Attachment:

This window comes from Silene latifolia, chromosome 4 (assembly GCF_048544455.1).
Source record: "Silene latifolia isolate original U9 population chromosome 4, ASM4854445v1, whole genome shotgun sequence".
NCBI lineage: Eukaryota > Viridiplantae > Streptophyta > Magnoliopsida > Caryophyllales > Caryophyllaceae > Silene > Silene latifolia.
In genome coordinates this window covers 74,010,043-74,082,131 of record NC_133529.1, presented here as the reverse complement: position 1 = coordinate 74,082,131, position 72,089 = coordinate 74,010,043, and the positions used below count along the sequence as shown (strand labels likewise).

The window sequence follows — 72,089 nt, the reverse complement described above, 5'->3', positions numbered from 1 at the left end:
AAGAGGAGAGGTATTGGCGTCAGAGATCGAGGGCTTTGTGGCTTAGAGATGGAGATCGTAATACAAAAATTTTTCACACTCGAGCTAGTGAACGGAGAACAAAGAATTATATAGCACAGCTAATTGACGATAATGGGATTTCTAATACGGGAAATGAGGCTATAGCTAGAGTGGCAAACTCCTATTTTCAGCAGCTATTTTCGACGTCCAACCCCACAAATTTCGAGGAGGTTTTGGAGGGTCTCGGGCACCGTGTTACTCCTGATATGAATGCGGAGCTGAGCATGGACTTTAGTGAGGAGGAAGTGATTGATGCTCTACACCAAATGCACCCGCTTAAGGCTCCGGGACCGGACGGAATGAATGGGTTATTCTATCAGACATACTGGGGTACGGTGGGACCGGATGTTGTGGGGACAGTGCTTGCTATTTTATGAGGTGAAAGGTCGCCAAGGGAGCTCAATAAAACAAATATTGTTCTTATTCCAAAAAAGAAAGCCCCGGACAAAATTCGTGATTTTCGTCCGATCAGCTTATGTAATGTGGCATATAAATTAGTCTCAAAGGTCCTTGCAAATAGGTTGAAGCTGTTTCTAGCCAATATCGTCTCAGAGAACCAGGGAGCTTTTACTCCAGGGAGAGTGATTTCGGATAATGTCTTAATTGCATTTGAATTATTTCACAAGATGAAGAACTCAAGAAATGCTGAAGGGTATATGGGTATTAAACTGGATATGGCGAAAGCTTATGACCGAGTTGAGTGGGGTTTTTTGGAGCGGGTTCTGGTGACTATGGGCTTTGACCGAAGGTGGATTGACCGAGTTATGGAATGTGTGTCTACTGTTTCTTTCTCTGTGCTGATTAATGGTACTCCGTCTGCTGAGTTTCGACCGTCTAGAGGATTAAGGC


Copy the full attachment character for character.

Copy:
This window comes from Silene latifolia, chromosome 4 (assembly GCF_048544455.1).
Source record: "Silene latifolia isolate original U9 population chromosome 4, ASM4854445v1, whole genome shotgun sequence".
NCBI lineage: Eukaryota > Viridiplantae > Streptophyta > Magnoliopsida > Caryophyllales > Caryophyllaceae > Silene > Silene latifolia.
In genome coordinates this window covers 74,010,043-74,082,131 of record NC_133529.1, presented here as the reverse complement: position 1 = coordinate 74,082,131, position 72,089 = coordinate 74,010,043, and the positions used below count along the sequence as shown (strand labels likewise).

The window sequence follows — 72,089 nt, the reverse complement described above, 5'->3', positions numbered from 1 at the left end:
AAGAGGAGAGGTATTGGCGTCAGAGATCGAGGGCTTTGTGGCTTAGAGATGGAGATCGTAATACAAAAATTTTTCACACTCGAGCTAGTGAACGGAGAACAAAGAATTATATAGCACAGCTAATTGACGATAATGGGATTTCTAATACGGGAAATGAGGCTATAGCTAGAGTGGCAAACTCCTATTTTCAGCAGCTATTTTCGACGTCCAACCCCACAAATTTCGAGGAGGTTTTGGAGGGTCTCGGGCACCGTGTTACTCCTGATATGAATGCGGAGCTGAGCATGGACTTTAGTGAGGAGGAAGTGATTGATGCTCTACACCAAATGCACCCGCTTAAGGCTCCGGGACCGGACGGAATGAATGGGTTATTCTATCAGACATACTGGGGTACGGTGGGACCGGATGTTGTGGGGACAGTGCTTGCTATTTTATGAGGTGAAAGGTCGCCAAGGGAGCTCAATAAAACAAATATTGTTCTTATTCCAAAAAAGAAAGCCCCGGACAAAATTCGTGATTTTCGTCCGATCAGCTTATGTAATGTGGCATATAAATTAGTCTCAAAGGTCCTTGCAAATAGGTTGAAGCTGTTTCTAGCCAATATCGTCTCAGAGAACCAGGGAGCTTTTACTCCAGGGAGAGTGATTTCGGATAATGTCTTAATTGCATTTGAATTATTTCACAAGATGAAGAACTCAAGAAATGCTGAAGGGTATATGGGTATTAAACTGGATATGGCGAAAGCTTATGACCGAGTTGAGTGGGGTTTTTTGGAGCGGGTTCTGGTGACTATGGGCTTTGACCGAAGGTGGATTGACCGAGTTATGGAATGTGTGTCTACTGTTTCTTTCTCTGTGCTGATTAATGGTACTCCGTCTGCTGAGTTTCGACCGTCTAGAGGATTAAGGC